Abstract 07: Associations of Weight Gain From Early to Middle Adulthood With Major Health Outcomes in Later Life
Background: The association of weight gain from early to middle adulthood with a wide range of health outcomes later in life has not been systematically examined.
Methods: We included 93,873 women from the Nurses’ Health Study and 25,374 men from the Health Professionals Follow-up Study who recalled weight at early adulthood (18 years in women, 21 years in men) and reported current weight in middle adulthood (55 years). Beginning from 55 years old, we prospectively followed them for incident cases of type 2 diabetes, hypertension, cardiovascular disease, cancer, three other medical conditions, and all-cause mortality. Among 51,185 women and 17,694 men who were at least 64 years of age in 2010, we also considered “healthy aging”, defined as no diagnosis of 11 major chronic diseases and no major cognitive impairment, physical impairment, or mental health limitations.
Results: On average, female participants gained 12.55 kg (interquartile range: 14.36 kg) of body weight and males gained 9.68 kg (interquartile range: 11.19 kg) from early to middle adulthood. During a median follow-up of 18 years in women and 14 years in men, we documented 9360 incident cases of type 2 diabetes, 37,298 of hypertension, 9220 of cardiovascular disease, 20,222 of cancer (including 9458 of obesity-related cancers), 7438 of symptomatic cholelithiasis, 2702 of severe osteoarthritis, 31,960 of cataract extraction, and 27,250 deaths. In multivariate models, compared to those maintained stable weight (weight change <2.5kg), participants who gained 20+ kg had increased risks of: diabetes (hazard ratio [HR, 95%CI], 10.93[9.65–12.39] in women, 8.19[6.41–10.46] in men), hypertension (2.24[2.15–2.34] in women, 2.11[1.91–2.33] in men), cardiovascular disease (1.87[1.72–2.04] in women, 1.72[1.40–2.11] in men), obesity-related cancers (1.53[1.41–1.66] in women, 1.27[0.95–1.69] in men), and mortality (1.43[1.37–1.50] in women, 1.34[1.18–1.51] in men); they had decreased odds of healthy aging (odds ratio [OR, 95%CI], 0.36[0.32–0.40] in women and 0.50[0.43–0.57] in men). In a meta-analysis combing both sexes, the increase in risk associated with each 10 kg weight gain was 71% for type 2 diabetes, 27% for hypertension, 17% for cardiovascular disease, 31% for symptomatic cholelithiasis, 15% for obesity-related cancers, 9% for severe osteoarthritis, 5% for cataract extraction, and 9% for mortality; for the same weight gain the odds of healthy aging was 28% lower.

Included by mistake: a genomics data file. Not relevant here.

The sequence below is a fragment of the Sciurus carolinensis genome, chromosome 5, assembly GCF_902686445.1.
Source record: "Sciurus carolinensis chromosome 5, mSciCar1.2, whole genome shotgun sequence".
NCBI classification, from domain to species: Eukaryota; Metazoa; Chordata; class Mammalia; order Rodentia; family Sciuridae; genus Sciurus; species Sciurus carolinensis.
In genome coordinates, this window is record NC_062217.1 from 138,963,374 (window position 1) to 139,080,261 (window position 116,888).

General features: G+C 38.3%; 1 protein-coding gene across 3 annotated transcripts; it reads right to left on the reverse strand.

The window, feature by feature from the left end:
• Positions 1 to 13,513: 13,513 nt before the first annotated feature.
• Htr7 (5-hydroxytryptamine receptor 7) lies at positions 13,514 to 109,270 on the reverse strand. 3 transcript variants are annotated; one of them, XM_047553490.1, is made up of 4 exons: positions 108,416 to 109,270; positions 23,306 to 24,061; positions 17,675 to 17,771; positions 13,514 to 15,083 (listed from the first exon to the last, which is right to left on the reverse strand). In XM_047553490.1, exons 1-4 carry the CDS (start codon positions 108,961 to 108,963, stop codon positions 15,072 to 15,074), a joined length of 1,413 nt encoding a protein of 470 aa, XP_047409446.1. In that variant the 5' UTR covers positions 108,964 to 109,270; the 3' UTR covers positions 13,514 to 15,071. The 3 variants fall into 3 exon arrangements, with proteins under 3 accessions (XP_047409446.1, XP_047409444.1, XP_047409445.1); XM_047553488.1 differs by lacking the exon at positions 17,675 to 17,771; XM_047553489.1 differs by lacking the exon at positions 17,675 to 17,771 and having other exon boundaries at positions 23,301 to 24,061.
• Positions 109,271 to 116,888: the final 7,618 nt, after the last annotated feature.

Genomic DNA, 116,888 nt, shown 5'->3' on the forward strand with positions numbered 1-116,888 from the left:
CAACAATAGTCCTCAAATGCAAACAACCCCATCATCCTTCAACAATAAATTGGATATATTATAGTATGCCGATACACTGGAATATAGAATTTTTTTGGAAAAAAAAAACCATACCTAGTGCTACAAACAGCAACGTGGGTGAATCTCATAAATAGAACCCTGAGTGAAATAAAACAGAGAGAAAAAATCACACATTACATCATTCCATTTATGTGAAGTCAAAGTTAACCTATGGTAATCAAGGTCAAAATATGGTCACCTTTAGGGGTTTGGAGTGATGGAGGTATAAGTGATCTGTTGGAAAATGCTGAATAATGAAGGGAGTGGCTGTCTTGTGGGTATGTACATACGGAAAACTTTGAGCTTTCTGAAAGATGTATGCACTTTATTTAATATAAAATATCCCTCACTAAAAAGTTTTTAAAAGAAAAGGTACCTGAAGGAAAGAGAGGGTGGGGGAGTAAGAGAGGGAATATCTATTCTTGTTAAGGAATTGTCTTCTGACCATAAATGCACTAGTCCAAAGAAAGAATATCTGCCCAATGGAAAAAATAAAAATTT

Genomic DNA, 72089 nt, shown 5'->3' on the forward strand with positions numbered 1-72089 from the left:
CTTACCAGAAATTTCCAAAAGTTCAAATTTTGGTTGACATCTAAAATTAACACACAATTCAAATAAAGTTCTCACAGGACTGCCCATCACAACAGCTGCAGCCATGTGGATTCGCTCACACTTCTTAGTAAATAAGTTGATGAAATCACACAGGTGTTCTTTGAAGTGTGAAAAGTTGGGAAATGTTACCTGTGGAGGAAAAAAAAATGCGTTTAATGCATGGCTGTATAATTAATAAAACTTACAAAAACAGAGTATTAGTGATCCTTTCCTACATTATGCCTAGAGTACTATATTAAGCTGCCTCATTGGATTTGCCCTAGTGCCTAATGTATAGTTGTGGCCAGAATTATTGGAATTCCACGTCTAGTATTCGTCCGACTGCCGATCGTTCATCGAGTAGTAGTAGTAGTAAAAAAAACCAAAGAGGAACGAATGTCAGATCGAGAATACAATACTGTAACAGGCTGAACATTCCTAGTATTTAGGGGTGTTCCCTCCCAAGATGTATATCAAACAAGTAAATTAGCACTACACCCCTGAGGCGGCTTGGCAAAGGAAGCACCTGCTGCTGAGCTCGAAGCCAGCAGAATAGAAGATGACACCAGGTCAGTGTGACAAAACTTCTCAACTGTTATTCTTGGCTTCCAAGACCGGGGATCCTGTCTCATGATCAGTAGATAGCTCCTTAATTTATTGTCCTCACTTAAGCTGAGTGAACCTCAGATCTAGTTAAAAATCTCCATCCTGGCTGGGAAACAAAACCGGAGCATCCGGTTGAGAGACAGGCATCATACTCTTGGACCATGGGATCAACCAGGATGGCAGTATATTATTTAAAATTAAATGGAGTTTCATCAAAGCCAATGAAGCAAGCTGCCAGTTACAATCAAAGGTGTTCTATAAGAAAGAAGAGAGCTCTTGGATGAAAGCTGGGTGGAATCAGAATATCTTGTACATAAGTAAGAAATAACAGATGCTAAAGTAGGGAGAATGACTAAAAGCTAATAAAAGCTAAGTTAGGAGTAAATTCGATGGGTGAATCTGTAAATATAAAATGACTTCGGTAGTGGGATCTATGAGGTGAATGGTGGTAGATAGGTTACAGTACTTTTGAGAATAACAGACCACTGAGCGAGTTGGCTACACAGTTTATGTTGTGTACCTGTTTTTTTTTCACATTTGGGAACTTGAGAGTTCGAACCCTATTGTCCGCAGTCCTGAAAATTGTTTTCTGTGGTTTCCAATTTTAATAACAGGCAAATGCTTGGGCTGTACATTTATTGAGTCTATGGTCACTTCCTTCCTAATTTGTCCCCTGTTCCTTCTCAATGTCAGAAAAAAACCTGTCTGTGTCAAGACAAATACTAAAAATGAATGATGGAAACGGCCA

Conclusions: Our data provide strong evidence that weight gain from early to middle adulthood is associated with substantially increased risk of major chronic diseases and mortality, and overall decreased odds of aging with good health and well-being among women and men.
Author Disclosures: Y. Zheng: None. J. Manson: None. C. Yuan: None. M. Liang: None. F. Grodstein: None. M. Stampfer: None. W. Willett: None. F. Hu: None.
- © 2017 by American Heart Association, Inc.